Natural Health News — Older women who eat foods with higher amounts of potassium may be at lower risk of stroke and death than those who consume less potassium-rich foods.
“Previous studies have shown that potassium consumption may lower blood pressure. But whether potassium intake could prevent stroke or death wasn’t clear,” said Sylvia Wassertheil-Smoller, PhD, study senior author and distinguished university professor emerita, department of epidemiology and population health at Albert Einstein College of Medicine, Bronx, New York
“Our findings give women another reason to eat their fruits and vegetables. Fruits and vegetables are good sources of potassium, and potassium not only lowers post-menopausal women’s risk of stroke, but also death.”
In a new study published in the American Heart Association’s journal Stroke, researchers studied more than 90,000 post-menopausal women, ages 50 to 79, over a period of 11 years.
They looked at how much potassium the women consumed, as well as if they had strokes, including ischaemic and haemorrhagic strokes, or died during the study period. Women in the study were stroke-free at the start and their average dietary potassium intake was 2,611 mg/day.
Good food is the key
Importantly, the results of this study are based on potassium from food, not supplements. Results showed that:
Among women who did not have hypertension (i.e. their blood pressure was normal and they were not on any medications for high blood pressure), those who ate the most potassium had a 27% lower ischaemic stroke risk and 21% reduced risk for all stroke types, compared to women who ate the least potassium in their daily diets.
Among women with hypertension (i.e. their blood pressure was high or they were taking drugs for high blood pressure), those who ate the most potassium had a lower risk of death, but potassium intake did not lower their stroke risk.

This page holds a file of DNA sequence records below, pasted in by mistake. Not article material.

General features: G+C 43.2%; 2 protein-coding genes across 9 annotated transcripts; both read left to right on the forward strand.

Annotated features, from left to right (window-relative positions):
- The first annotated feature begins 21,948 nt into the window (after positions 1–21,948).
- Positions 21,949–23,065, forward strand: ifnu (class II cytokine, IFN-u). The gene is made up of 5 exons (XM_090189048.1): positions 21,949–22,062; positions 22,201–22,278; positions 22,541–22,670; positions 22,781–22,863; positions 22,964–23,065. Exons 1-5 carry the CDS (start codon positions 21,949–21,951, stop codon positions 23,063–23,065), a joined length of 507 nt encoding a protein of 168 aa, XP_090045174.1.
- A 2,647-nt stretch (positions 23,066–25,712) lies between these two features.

Researchers suggested that higher dietary potassium intake may be more beneficial before high blood pressure develops. They also said there was no evidence of any association between potassium intake and haemorrhagic stroke, which could be related to the low number of haemorrhagic strokes in the study.
Most of us don’t get enough
General dietary guidelines in the US recommend that women eat at least 4,700 mg of potassium daily, but says Wassertheil-Smoller, “Only 2.8% of women in our study met or exceeded this level. The World Health Organization’s daily potassium recommendation for women is lower, at 3,510 mg or more. Still, only 16.6% of women we studied met or exceeded that”
The study was observational and included only post-menopausal women. Researchers also did not take sodium intake into consideration, so the potential importance of a balance between sodium and potassium is not among the findings.
Researchers said more studies are needed to determine whether potassium has the same effects on men and younger people.
“Our findings suggest that women need to eat more potassium-rich foods. You won’t find high potassium in junk food.” said Wassertheil-Smoller
A vital nutrient
Potassium is part of every cell in the body, and life would be impossible without it.
However, potassium is often taken for granted, in spite of its role in maintaining fluid balance, and keeping your brain, nerves, heart, and muscles functioning normally on a constant basis.
Not eating enough fruits and vegetables is why many people don’t get enough potassium. So if you want to boost your intake try eating more white beans, leafy greens like spinach and brassicas like broccoli, potatoes (both white and sweet) baked in their skin, dried apricots, orange fleshed squashes, bananas, avocados, yoghurt, salmon and mushrooms on a regular basis.
How you cook your food also has an influence on the amount of potassium you get from food. For example, a boiled potato has almost half the potassium of a baked potato. To preserve potassium, eat fruits and vegetables raw, or roast or lightly steam them.
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